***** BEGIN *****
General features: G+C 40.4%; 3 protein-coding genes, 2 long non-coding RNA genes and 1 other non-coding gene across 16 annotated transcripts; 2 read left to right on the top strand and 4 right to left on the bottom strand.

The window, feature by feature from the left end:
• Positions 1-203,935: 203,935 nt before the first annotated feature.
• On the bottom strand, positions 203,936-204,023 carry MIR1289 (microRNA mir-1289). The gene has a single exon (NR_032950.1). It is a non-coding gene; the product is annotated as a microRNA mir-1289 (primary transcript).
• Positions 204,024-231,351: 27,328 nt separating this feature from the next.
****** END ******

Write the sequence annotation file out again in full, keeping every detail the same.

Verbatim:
General features: G+C 40.4%; 3 protein-coding genes, 2 long non-coding RNA genes and 1 other non-coding gene across 16 annotated transcripts; 2 read left to right on the top strand and 4 right to left on the bottom strand.

The window, feature by feature from the left end:
• Positions 1-203,935: 203,935 nt before the first annotated feature.
• On the bottom strand, positions 203,936-204,023 carry MIR1289 (microRNA mir-1289). The gene has a single exon (NR_032950.1). It is a non-coding gene; the product is annotated as a microRNA mir-1289 (primary transcript).
• Positions 204,024-231,351: 27,328 nt separating this feature from the next.